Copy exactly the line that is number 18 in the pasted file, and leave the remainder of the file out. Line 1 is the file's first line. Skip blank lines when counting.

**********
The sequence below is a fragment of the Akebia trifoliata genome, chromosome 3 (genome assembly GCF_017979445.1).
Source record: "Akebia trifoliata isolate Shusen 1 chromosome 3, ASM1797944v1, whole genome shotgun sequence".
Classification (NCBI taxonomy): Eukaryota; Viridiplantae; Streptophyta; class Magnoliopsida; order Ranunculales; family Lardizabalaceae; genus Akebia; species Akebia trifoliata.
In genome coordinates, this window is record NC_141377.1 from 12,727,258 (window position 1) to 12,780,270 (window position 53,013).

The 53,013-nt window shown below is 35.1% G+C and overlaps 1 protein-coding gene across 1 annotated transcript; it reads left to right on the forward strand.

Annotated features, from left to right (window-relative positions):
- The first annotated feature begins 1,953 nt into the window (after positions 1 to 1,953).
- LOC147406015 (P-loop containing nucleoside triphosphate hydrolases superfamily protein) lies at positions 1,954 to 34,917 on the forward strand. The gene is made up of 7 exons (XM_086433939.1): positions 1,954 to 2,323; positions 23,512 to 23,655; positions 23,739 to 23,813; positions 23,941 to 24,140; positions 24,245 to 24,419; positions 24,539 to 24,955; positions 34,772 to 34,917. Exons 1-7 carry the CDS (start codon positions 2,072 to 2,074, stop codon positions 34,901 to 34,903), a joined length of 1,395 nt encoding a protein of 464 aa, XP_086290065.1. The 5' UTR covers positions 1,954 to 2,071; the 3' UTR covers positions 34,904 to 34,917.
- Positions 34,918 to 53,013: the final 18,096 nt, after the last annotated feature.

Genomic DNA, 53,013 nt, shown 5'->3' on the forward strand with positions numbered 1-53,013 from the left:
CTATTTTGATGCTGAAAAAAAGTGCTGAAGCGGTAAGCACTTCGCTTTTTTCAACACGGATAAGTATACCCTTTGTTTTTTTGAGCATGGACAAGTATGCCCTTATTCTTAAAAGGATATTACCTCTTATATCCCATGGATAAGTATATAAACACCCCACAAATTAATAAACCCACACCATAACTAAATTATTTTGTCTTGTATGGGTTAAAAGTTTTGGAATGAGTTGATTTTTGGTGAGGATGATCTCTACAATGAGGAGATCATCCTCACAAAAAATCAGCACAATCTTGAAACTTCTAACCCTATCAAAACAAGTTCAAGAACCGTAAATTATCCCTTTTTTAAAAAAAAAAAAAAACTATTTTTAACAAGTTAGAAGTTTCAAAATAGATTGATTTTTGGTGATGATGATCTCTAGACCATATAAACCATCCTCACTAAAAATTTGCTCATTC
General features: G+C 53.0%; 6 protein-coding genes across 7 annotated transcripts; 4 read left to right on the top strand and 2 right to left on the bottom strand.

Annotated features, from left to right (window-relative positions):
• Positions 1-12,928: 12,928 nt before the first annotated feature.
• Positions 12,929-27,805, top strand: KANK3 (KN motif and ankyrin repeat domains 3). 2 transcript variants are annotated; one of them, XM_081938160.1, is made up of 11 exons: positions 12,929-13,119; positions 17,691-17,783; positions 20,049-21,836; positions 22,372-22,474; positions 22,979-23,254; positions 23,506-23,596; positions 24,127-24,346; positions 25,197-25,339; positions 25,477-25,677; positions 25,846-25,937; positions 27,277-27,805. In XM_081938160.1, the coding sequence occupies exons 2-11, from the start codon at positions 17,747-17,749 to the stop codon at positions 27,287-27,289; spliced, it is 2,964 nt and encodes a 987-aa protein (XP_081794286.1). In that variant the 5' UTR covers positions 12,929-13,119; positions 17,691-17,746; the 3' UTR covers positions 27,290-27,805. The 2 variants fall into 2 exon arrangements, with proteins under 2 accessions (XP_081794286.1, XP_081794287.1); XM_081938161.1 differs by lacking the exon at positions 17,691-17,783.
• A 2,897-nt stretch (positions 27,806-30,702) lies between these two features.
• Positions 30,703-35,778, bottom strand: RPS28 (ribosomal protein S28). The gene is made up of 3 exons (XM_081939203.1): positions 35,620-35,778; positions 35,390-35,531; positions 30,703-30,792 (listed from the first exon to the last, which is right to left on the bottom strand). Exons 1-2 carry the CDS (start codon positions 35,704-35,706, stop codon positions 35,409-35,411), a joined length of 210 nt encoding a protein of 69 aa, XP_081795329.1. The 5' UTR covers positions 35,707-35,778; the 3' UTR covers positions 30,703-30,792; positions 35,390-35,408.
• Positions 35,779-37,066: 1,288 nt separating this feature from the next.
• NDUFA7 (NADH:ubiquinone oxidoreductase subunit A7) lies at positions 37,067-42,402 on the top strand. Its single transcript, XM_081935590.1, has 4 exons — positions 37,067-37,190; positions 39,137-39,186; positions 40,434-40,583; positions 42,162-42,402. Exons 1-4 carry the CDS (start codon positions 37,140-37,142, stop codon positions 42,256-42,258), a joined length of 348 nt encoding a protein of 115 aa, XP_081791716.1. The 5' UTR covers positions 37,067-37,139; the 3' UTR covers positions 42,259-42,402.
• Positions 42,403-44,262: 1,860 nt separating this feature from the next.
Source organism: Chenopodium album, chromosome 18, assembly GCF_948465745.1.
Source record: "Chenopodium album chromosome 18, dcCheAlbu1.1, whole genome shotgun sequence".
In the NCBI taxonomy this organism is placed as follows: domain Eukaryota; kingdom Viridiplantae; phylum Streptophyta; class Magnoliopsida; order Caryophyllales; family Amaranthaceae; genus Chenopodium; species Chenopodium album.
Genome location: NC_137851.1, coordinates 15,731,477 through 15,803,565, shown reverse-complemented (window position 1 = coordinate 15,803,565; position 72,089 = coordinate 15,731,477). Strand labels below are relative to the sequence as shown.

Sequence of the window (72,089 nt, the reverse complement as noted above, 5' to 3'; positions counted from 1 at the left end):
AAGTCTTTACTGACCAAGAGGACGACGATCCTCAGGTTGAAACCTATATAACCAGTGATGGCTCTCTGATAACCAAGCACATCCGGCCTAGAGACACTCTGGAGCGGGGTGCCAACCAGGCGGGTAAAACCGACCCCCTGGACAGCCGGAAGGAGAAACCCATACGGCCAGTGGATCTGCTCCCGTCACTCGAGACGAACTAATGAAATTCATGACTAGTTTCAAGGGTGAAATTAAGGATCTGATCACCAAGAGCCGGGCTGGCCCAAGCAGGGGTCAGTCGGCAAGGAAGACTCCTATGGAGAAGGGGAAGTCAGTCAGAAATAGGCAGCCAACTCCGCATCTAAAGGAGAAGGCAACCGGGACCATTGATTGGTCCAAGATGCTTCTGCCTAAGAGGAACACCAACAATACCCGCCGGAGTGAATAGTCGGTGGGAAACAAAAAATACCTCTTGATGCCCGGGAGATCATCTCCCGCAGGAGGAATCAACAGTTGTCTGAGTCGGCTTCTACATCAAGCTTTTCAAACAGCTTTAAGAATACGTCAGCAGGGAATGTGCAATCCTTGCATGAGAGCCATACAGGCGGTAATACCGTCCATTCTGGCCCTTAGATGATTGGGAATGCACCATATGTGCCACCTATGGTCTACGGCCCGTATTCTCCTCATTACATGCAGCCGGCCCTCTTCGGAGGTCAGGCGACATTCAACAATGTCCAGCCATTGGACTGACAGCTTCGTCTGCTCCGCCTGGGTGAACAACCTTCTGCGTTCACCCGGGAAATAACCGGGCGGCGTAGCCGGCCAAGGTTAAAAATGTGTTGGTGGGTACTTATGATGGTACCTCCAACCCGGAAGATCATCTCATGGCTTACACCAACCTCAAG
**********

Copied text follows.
• Positions 35,779-37,066: 1,288 nt separating this feature from the next.